Saturday, May 10, 2008

A Voyage Long and Strange: Rediscovering the New World

I received a review copy of the book A Voyage Long and Strange: Rediscovering the New World last month. It is by Tony Horwitz. I enjoyed the book very much and I am happy to give it a good review here.

A description of the book reads:
"On a chance visit to Plymouth Rock, Tony Horwitz realizes he's mislaid more than a century of American history, from Columbus's sail in 1492 to Jamestown's founding in 16-oh-something. Did nothing happen in between? Determined to find out, he embarks on a journey of rediscovery, following in the footsteps of the many Europeans who preceded the Pilgrims to America. An irresistible blend of history, myth, and misadventure, A Voyage Long and Strange captures the wonder and drama of first contact. Vikings, conquistadors, French voyageurs—these and many others roamed an unknown continent in quest of grapes, gold, converts, even a cure for syphilis. Though most failed, their remarkable exploits left an enduring mark on the land and people encountered by late-arriving English settlers. Tracing this legacy with his own epic trek—from Florida's Fountain of Youth to Plymouth's sacred Rock, from desert pueblos to subarctic sweat lodges—Tony Horwitz explores the revealing gap between what we enshrine and what we forget. Displaying his trademark talent for humor, narrative, and historical insight, A Voyage Long and Strange allows us to rediscover the New World for ourselves."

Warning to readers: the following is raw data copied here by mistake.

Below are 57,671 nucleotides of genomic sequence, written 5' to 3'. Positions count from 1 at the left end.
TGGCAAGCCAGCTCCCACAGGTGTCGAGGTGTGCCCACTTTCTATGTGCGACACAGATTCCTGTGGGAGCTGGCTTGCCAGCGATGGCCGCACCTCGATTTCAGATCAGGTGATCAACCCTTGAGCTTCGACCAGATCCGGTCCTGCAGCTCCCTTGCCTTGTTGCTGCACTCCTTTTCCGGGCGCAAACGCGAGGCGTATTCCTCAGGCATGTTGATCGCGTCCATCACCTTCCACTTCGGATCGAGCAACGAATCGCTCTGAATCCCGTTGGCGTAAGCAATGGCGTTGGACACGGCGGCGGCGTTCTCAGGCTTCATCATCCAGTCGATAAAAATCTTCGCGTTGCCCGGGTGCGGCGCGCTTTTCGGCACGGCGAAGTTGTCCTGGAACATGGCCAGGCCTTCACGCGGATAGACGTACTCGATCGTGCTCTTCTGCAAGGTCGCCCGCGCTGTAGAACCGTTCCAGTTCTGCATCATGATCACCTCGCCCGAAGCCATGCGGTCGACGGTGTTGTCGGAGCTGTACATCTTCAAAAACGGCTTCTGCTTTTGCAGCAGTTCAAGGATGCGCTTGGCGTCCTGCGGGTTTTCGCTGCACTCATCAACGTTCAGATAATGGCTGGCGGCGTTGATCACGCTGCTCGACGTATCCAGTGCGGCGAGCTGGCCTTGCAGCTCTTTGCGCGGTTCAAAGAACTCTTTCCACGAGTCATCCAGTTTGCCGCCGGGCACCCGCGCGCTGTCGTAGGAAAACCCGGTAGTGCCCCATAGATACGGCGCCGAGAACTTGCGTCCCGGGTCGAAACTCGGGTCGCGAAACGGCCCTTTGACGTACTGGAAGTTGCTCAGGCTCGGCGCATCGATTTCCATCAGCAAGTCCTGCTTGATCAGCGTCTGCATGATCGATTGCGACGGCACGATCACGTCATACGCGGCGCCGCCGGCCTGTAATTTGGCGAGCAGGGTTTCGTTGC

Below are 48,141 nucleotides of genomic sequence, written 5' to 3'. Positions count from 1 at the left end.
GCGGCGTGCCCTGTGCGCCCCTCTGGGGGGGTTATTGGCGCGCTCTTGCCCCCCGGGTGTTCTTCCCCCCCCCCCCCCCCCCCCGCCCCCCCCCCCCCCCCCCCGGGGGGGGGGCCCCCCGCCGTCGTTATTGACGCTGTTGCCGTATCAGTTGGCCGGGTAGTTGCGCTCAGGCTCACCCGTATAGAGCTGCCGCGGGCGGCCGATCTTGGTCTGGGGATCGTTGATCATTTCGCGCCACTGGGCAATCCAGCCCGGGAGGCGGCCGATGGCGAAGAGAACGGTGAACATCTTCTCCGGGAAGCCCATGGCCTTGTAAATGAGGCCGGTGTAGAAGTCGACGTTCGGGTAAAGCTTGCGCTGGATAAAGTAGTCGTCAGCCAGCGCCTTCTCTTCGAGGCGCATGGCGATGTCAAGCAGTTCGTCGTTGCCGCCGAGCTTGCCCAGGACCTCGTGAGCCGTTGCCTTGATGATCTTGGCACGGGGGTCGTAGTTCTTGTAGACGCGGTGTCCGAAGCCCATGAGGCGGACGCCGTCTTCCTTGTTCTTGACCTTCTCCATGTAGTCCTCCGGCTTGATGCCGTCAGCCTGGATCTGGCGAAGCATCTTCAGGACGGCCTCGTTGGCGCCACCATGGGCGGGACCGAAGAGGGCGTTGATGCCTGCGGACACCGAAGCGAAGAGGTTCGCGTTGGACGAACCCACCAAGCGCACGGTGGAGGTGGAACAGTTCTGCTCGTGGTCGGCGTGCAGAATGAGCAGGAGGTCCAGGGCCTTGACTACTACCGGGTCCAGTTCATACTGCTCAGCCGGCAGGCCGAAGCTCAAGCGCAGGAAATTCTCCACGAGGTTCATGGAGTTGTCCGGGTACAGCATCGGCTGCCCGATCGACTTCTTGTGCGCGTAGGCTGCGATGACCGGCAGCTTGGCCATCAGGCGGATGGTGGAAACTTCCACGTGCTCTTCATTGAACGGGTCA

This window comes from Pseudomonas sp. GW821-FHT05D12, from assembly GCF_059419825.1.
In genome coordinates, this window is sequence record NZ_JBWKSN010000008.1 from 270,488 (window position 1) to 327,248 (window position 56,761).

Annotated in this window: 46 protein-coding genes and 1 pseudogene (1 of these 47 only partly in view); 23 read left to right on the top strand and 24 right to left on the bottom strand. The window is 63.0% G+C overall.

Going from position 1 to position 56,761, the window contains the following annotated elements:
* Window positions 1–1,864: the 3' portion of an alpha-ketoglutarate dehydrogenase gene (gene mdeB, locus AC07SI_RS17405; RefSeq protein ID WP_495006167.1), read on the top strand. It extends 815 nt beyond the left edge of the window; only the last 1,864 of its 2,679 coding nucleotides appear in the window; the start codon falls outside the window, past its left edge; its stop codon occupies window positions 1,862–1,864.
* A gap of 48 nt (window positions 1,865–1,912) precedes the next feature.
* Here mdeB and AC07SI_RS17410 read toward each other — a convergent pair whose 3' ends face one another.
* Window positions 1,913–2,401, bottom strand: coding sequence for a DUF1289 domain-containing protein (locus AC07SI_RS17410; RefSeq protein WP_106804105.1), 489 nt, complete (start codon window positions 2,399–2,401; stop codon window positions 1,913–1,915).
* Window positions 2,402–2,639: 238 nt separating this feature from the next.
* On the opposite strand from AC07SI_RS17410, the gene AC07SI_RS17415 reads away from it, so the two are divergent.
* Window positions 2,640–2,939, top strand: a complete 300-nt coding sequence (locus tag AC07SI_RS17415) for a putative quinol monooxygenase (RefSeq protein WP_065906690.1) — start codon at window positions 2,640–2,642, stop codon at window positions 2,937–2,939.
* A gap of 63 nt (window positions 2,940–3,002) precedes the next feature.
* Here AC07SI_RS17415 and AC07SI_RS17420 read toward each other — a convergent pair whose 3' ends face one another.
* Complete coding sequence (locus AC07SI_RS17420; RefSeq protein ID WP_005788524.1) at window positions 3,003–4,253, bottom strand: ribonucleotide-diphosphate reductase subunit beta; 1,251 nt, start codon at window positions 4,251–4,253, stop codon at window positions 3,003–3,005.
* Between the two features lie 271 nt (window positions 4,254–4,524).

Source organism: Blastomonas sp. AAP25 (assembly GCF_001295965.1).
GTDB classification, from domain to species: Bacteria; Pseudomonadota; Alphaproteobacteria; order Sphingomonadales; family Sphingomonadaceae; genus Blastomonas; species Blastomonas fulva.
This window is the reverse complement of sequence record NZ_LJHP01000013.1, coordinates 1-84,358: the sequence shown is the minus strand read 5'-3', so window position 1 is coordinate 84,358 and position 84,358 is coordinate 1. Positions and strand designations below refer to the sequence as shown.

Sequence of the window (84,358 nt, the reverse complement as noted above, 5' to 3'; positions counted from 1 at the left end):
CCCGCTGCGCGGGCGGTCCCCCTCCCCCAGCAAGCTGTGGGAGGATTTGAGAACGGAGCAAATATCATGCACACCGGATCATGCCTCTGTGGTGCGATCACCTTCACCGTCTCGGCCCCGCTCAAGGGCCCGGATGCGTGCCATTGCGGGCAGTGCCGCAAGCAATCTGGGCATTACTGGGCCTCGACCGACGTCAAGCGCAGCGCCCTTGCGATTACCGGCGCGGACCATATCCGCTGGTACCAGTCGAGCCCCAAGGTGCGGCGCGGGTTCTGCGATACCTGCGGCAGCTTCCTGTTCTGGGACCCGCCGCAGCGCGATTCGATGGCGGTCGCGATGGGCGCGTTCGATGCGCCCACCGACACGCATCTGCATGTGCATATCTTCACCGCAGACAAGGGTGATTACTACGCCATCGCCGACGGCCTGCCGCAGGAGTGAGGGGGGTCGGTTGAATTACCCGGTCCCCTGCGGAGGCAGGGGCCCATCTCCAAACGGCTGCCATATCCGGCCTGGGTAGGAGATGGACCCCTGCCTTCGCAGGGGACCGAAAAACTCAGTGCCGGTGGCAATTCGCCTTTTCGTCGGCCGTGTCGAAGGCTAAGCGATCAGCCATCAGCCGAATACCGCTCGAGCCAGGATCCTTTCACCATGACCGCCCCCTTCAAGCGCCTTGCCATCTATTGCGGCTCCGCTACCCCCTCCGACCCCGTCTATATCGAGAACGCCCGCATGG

The review copy of the book I received is labelled "Advanced Reader's Edition - Not for Sale." Most of the pictures and maps are missing as the book had yet to reach that stage of production when they sent it to me. The text is also noted as still be subject to proofreading. I have received copies of books like this before at academic conferences as handouts from vendors. This was the first time I got such a book for the purpose of review. I have to admit it made me feel a bit privileged.

I found this book to be a good read. In it, Horwitz visits the various places (Newfoundland, The Dominican Republic, Mexico, Florida, Virginia, Massachusetts) where European colonists explored and sometimes made attempts at colonies. He relates the history of European exploration interspersed with tales these areas in modern times. Horwitz repeatedly goes back and forth between time periods and I found it to be very effective.
Without a doubt, Horwitz presents a strong argument that many of the American origin stories are a myth and that Europeans (not to mention Native Americans) were here long before the Pilgrims made it to Plymouth Rock. I think most people realize that but Horwitz's narrative will make most readers think a bit harder and longer about this.